The most straightforward definition is “variation of life at all levels of biological organization”. A second definition holds that biodiversity is a measure of the relative diversity among organisms present in different ecosystems. “Diversity” in this definition includes diversity within a species and among species, and comparative diversity among ecosystems.
A third definition that is often used by ecologists is the “totality of genes, species, and ecosystems of a region”. An advantage of this definition is that it seems to describe most circumstances and present a unified view of the traditional three levels at which biodiversity has been identified:
- genetic diversity – diversity of genes within a species. There is a genetic variability among the populations and the individuals of the same species.
- species diversity – diversity among species in an ecosystem. “Biodiversity hotspots” are excellent examples of species diversity.
- ecosystem diversity – diversity at a higher level of organization, the ecosystem. Diversity of habitat in a given unit area. To do with the variety of ecosystems on Earth.
The 1992 United Nations Earth Summit in Rio de Janeiro defined “biodiversity” as “the variability among living organisms from all sources, including, ‘inter alia’, terrestrial, marine, and other aquatic ecosystems, and the ecological complexes of which they are part: this includes diversity within species, between species and of ecosystems”. This is, in fact, the closest thing to a single legally accepted definition of biodiversity, since it is the definition adopted by the United Nations Convention on Biological Diversity.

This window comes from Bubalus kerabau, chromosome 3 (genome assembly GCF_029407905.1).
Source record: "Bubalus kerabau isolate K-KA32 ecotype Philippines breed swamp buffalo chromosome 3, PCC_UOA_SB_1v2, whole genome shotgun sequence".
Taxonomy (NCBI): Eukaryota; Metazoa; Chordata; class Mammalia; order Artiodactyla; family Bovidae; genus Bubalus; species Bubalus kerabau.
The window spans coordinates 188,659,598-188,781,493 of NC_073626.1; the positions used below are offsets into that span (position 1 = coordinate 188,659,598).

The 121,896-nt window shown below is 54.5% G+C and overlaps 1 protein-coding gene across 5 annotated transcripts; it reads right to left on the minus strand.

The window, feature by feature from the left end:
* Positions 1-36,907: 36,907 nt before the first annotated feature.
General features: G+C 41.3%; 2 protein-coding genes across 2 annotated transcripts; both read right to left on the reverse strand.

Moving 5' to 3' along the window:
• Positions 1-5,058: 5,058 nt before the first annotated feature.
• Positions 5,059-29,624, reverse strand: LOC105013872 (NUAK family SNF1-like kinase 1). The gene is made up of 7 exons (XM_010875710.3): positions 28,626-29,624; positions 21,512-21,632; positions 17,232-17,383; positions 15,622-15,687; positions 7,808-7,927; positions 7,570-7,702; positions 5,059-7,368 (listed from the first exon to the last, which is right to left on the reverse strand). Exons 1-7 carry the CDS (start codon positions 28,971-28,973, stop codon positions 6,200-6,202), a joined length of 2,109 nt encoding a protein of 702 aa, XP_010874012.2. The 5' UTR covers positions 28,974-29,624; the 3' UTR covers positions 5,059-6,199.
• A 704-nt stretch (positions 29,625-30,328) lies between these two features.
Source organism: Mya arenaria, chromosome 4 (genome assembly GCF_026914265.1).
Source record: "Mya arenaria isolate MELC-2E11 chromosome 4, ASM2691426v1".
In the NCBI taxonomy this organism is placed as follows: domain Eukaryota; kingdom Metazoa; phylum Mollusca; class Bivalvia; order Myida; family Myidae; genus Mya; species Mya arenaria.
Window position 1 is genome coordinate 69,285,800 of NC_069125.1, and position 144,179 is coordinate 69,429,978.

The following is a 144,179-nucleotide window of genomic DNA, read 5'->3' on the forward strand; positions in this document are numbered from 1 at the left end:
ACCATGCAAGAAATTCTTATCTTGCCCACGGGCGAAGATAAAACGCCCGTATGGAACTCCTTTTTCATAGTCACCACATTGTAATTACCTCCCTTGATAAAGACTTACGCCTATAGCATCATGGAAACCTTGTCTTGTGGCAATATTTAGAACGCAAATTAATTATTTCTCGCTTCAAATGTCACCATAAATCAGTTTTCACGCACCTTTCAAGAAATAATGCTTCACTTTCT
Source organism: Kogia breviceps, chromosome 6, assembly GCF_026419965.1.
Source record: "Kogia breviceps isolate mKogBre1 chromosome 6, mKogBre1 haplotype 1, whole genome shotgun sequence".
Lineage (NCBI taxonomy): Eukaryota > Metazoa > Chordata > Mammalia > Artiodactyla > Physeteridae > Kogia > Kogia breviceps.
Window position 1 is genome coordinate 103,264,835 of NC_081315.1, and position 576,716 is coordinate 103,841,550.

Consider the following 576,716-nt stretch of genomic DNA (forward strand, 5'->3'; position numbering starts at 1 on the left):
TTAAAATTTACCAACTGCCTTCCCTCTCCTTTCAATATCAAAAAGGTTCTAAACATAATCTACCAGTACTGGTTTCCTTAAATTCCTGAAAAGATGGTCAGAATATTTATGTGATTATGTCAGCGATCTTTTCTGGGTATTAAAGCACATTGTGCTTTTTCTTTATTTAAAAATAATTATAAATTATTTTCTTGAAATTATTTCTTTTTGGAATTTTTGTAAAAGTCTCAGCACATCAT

If the gene is the fundamental unit of natural selection, according to E. O. Wilson, the real biodiversity is genetic diversity. For geneticists, biodiversity is the diversity of genes and organisms. They study processes such as mutations, gene exchanges, and genome dynamics that occur at the DNA level and generate evolution.
For ecologists, biodiversity is also the diversity of durable interactions among species. It not only applies to species, but also to their immediate environment (biotope) and their larger ecoregion. In each ecosystem, living organisms are part of a whole, interacting with not only other organisms, but also with the air, water, and soil that surround them.